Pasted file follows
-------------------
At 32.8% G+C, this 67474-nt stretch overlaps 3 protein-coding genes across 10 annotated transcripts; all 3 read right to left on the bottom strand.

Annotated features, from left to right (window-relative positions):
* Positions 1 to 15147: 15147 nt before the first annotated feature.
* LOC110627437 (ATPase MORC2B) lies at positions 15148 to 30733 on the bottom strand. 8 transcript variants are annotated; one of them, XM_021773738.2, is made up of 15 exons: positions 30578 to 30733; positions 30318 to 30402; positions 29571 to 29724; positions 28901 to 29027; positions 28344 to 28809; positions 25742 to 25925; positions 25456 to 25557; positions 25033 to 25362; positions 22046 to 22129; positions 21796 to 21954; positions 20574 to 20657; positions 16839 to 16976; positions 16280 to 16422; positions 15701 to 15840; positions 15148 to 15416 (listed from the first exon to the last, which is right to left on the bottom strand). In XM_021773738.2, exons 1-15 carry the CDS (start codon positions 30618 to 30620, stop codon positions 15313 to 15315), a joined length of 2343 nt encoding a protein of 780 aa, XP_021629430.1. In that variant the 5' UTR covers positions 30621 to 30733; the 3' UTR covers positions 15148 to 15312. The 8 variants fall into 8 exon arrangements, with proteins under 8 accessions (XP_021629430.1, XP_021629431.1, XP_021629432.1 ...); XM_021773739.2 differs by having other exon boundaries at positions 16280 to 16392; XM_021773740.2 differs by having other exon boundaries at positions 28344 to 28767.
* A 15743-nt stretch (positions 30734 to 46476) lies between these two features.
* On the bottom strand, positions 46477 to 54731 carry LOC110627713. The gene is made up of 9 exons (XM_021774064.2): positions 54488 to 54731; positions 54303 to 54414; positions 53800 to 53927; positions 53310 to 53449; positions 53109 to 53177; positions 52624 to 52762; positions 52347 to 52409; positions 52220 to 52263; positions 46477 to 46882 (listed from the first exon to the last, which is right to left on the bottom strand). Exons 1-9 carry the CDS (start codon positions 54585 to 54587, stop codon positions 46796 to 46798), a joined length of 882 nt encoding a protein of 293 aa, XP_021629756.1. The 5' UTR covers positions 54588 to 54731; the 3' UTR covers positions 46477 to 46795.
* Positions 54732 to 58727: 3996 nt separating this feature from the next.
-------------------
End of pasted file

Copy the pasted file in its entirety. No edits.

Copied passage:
At 32.8% G+C, this 67474-nt stretch overlaps 3 protein-coding genes across 10 annotated transcripts; all 3 read right to left on the bottom strand.

Annotated features, from left to right (window-relative positions):
* Positions 1 to 15147: 15147 nt before the first annotated feature.
* LOC110627437 (ATPase MORC2B) lies at positions 15148 to 30733 on the bottom strand. 8 transcript variants are annotated; one of them, XM_021773738.2, is made up of 15 exons: positions 30578 to 30733; positions 30318 to 30402; positions 29571 to 29724; positions 28901 to 29027; positions 28344 to 28809; positions 25742 to 25925; positions 25456 to 25557; positions 25033 to 25362; positions 22046 to 22129; positions 21796 to 21954; positions 20574 to 20657; positions 16839 to 16976; positions 16280 to 16422; positions 15701 to 15840; positions 15148 to 15416 (listed from the first exon to the last, which is right to left on the bottom strand). In XM_021773738.2, exons 1-15 carry the CDS (start codon positions 30618 to 30620, stop codon positions 15313 to 15315), a joined length of 2343 nt encoding a protein of 780 aa, XP_021629430.1. In that variant the 5' UTR covers positions 30621 to 30733; the 3' UTR covers positions 15148 to 15312. The 8 variants fall into 8 exon arrangements, with proteins under 8 accessions (XP_021629430.1, XP_021629431.1, XP_021629432.1 ...); XM_021773739.2 differs by having other exon boundaries at positions 16280 to 16392; XM_021773740.2 differs by having other exon boundaries at positions 28344 to 28767.
* A 15743-nt stretch (positions 30734 to 46476) lies between these two features.
* On the bottom strand, positions 46477 to 54731 carry LOC110627713. The gene is made up of 9 exons (XM_021774064.2): positions 54488 to 54731; positions 54303 to 54414; positions 53800 to 53927; positions 53310 to 53449; positions 53109 to 53177; positions 52624 to 52762; positions 52347 to 52409; positions 52220 to 52263; positions 46477 to 46882 (listed from the first exon to the last, which is right to left on the bottom strand). Exons 1-9 carry the CDS (start codon positions 54585 to 54587, stop codon positions 46796 to 46798), a joined length of 882 nt encoding a protein of 293 aa, XP_021629756.1. The 5' UTR covers positions 54588 to 54731; the 3' UTR covers positions 46477 to 46795.
* Positions 54732 to 58727: 3996 nt separating this feature from the next.